Thursday, June 6, 2013

"We have met the enemy..."

Yom chamishi, 28 Sivan 5773.

It's no secret that Israel is in trouble right now.

I'm not speaking about the threat from Iran with all of its obvious (to anyone not playing ostrich) bomb building.

I'm not referring to the danger at various borders caused by the hemorrhaging "Arab Spring."

Nor am I drawing attention to any "fifth column" issues within Israel's borders.

Our greatest danger is and always has been internal, within the Jewish family.

We are fighting with each other, and the fights are getting uglier.  No "side" is blameless.  The tragedy is that if we truly tried to feel what the other person might be feeling, to hear his side (even without expecting our minds to be changed through the exercise), we could not throw chairs nor invective, we could not disdain nor patronize.

דאס טוט נישט פּאַסן אונז.  Das tut nisht passn uns.  This is beneath us.

A friend has invited me to participate in a special day tomorrow.  It seems a worthwhile exercise... as long as it is the beginning of better behavior on my part, and not merely a shekel dropped one time in a pushke.  Here's what the originator of the plan, Akiva Gersh, wrote on his Facebook event notice:

Let's not wait until Tisha B'Av to think about how we can increase Jewish unity and ahavat hinam ["groundless" love] in Am Yisrael. We know what hate and intolerance have done to our people in the past. Let's not let it happen in our generation. While ahavat hinam is something we could and should focus on everyday, there's incredible strength in hundreds, if not thousands, if not millions of Jews focusing on it on the same exact day, especially on Erev Rosh Hodesh. 

The idea is that, on that day (29 Sivan/Friday June 7th), each of us will perform a "random" act of kindness for at least one other Jew, ideally a Jew who comes from a different religious/political/lifestyle perspective than you. That action will send them the message that you have honor and love for them despite any differences that exist between you two, that you have honor and love for them simply because they are a fellow Jew.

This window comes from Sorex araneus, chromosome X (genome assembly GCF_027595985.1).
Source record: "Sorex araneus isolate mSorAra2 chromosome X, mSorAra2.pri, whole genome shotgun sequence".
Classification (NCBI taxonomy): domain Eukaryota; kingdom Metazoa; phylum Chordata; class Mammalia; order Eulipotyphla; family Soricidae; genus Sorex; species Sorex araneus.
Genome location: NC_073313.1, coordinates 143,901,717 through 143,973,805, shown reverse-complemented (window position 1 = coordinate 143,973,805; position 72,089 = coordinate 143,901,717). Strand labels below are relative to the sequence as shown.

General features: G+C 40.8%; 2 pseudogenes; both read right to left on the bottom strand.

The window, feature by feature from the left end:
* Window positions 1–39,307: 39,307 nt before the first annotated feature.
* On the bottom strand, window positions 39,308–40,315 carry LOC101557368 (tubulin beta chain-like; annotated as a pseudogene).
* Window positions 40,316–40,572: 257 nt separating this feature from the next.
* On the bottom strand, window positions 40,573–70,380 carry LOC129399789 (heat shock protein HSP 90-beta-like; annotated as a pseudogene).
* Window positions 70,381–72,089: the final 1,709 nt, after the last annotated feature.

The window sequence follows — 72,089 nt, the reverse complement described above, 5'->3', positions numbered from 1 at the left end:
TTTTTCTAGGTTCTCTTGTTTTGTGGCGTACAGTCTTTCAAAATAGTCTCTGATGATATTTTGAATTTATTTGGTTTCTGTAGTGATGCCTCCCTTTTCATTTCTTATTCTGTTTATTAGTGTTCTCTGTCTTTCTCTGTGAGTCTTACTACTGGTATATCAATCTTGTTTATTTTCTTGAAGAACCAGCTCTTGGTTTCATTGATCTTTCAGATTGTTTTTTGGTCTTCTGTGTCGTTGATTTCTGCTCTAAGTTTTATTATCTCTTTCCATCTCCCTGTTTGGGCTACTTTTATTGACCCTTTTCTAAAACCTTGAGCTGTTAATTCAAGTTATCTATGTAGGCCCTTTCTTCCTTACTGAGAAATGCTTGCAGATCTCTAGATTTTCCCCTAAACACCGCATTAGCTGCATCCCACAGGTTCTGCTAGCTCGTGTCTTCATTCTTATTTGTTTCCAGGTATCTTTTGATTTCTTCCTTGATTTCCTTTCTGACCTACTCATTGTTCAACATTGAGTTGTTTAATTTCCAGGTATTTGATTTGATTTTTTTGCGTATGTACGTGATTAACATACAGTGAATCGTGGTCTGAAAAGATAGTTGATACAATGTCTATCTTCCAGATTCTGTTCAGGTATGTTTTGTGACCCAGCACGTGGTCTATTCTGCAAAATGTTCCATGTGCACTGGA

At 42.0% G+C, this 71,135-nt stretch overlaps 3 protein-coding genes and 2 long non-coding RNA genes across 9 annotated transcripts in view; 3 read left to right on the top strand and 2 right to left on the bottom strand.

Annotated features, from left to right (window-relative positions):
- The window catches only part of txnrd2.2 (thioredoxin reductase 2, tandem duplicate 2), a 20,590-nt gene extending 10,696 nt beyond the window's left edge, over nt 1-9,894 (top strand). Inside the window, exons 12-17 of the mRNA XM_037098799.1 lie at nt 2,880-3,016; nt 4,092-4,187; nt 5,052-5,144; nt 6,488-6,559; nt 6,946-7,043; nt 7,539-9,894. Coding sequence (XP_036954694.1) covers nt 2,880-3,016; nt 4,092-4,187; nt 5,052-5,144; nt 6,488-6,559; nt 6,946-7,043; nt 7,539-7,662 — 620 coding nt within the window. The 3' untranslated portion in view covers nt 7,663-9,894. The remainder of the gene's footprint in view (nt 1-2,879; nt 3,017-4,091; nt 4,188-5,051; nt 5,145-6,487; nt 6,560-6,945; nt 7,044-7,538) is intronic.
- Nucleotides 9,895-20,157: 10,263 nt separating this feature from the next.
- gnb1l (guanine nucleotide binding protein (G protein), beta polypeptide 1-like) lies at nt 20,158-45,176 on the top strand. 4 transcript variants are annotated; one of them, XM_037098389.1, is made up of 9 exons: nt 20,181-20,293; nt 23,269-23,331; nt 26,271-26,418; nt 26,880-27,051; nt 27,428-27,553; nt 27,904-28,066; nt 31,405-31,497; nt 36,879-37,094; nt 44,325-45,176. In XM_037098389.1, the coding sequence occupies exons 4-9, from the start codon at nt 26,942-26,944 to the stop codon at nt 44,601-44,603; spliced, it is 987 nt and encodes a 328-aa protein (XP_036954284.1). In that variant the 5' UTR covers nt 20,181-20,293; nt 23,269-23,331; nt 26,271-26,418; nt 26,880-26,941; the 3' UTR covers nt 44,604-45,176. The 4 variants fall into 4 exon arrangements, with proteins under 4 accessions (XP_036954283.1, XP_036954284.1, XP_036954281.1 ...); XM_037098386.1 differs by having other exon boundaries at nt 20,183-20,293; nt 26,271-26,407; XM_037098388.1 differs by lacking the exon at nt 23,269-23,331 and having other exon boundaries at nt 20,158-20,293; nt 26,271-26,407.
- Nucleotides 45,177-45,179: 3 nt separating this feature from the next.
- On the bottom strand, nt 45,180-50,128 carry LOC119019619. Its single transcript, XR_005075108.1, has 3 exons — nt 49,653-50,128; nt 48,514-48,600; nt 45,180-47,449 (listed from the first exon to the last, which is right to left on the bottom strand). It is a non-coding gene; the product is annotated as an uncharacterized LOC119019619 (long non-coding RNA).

May our acts of kindness on that day increase our awareness of the inherent unity that binds all Jews together and strengthen our dedication to making ahavat hinam a priority in our lives every single day.

Our Sages deal with a question about what will finally bring the Era of the Moshiach.  How could I, so lowly, so lacking in knowledge and good deeds, possibly bring the Moshiach, if Dovid HaMelech couldn't, if the Chofetz Chaim couldn't?  Chazal answer that the operation is cumulative.  Our good deeds "stand on the shoulders" so to speak of the good deeds of previous generations.  Only G-d knows which good deed will be the last one necessary.

Join me, won't you?  And if you happen to read this well after the day, don't be discouraged.  Your act of kindness, your thoughtful word, your decision to listen fully to what the other person is saying, your plan to be more careful, may just be THE act that changes everything.  YOU could singlehandedly be the person responsible for bringing the Moshiach.

No matter with what or if you cover your head; no matter if you and I agree or disagree about religion, politics, lifestyle, or child-rearing techniques -- I look forward to standing in line to thank you personally.
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